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Introducing Legendre Transforms: Instructor's Guide

Main Ideas

  • Total differentials
  • Internal energy
  • Thermodynamic Identity

Students' Task

Estimated Time: 25 minutes

  1. Students are placed into small groups and first perform the total differential of the expression $F=U-TS$.
  2. Then, by adding terms of $TS$ and $pV$ to the internal energy, the small groups must find expressions that are only a function of $S$, $p$, and $N$ or $T$, $p$, and $N$.

Prerequisite Knowledge

  • Familiarity with total differentials
  • Basic understanding of the thermodynamic identity is helpful


Activity: Introduction

This activity can be introduced after a lecture or activity that focuses on performing total differentials. Students should be placed into small groups. The instructor should write


on the board and ask the class to perform the total differential of the expression. After the small groups have completed this, each group should be asked to add or subtract terms of $TS$ and/or $pV$ to acquire a particular variable dependence. Each group can be given either the $S$, $p$, and $N$ or $T$, $p$, and $N$ variable dependence and then move on to the other if they finish early.

Activity: Student Conversations

The math in this activity is typically within the students' capabilities, and the main questions are why questions.

Students will ask, “What is the enthalpy?” (and the others). Ideally, this activity would either be preceded or followed by the Melting ice lab , which would enable you to discuss enthalpy as the state function that changes by equal amounts for the ice and water in that experiment.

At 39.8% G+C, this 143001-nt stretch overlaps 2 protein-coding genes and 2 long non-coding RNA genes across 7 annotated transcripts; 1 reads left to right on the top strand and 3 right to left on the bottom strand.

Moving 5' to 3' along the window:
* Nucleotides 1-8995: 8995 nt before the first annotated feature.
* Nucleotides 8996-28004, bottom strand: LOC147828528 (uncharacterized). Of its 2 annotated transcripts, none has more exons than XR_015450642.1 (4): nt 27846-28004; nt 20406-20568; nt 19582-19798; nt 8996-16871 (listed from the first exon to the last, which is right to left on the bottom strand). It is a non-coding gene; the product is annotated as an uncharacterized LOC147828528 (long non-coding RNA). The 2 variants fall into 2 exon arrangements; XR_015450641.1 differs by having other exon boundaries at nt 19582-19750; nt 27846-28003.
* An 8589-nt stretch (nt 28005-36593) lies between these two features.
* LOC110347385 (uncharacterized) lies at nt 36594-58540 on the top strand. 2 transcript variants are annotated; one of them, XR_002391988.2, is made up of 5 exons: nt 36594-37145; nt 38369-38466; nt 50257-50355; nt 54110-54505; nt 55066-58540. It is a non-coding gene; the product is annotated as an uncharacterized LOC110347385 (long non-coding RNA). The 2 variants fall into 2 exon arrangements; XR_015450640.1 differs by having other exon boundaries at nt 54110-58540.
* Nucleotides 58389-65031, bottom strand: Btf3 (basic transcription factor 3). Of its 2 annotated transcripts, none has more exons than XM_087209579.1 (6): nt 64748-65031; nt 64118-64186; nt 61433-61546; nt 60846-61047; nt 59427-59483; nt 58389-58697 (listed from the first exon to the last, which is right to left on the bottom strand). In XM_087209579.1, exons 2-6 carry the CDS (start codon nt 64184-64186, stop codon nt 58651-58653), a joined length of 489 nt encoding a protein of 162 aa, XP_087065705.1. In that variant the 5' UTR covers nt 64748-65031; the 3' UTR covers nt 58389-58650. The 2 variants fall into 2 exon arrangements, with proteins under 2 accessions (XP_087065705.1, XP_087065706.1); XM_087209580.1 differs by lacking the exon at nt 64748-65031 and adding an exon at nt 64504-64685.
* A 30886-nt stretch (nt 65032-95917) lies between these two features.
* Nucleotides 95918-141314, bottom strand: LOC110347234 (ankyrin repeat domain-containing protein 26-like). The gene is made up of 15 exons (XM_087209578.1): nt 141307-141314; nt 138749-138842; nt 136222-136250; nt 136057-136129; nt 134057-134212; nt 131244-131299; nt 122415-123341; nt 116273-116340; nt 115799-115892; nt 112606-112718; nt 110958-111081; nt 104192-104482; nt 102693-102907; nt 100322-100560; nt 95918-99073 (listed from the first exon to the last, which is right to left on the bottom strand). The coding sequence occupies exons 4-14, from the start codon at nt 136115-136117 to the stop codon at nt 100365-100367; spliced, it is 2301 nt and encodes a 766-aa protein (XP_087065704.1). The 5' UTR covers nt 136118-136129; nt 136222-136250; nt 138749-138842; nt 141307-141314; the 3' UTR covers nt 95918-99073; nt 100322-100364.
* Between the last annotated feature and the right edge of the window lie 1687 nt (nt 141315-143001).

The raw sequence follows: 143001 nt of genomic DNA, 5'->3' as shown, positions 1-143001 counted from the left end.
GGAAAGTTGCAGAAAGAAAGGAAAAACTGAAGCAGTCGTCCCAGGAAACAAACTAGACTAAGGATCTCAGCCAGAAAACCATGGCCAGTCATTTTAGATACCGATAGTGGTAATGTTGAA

Activity: Wrap-up

  • After the small groups have finished finding the expressions with the variable dependence detailed in the Student Task section, the class should be told that the operation they performed by adding and subtracting conjugate pairs from the internal energy is a Legendre transform. The students should be informed that this operation is a Legendre transform because the variable dependence changes from $V$ and $S$ (extensive variables for the internal energy) to different variables depending on what terms are added or subtracted from the internal energy expressions.
  • If the variable dependences $S$, $p$, and $N$ or $T$, $p$, and $N$ were chosen to be found, write down the final total differentials on the board and inform them that they are called the Enthalpy and the Gibbs Free Energy. Also, note that the first total differential performed gives the Helmholtz Free Energy.
  • Since some students will not have seen these expressions in several years, and since many students have never derived the expressions using total differentials, express the importance of these results to the class (this would be a good time to mention Maxwell Relations and see how familiar the class is with them).


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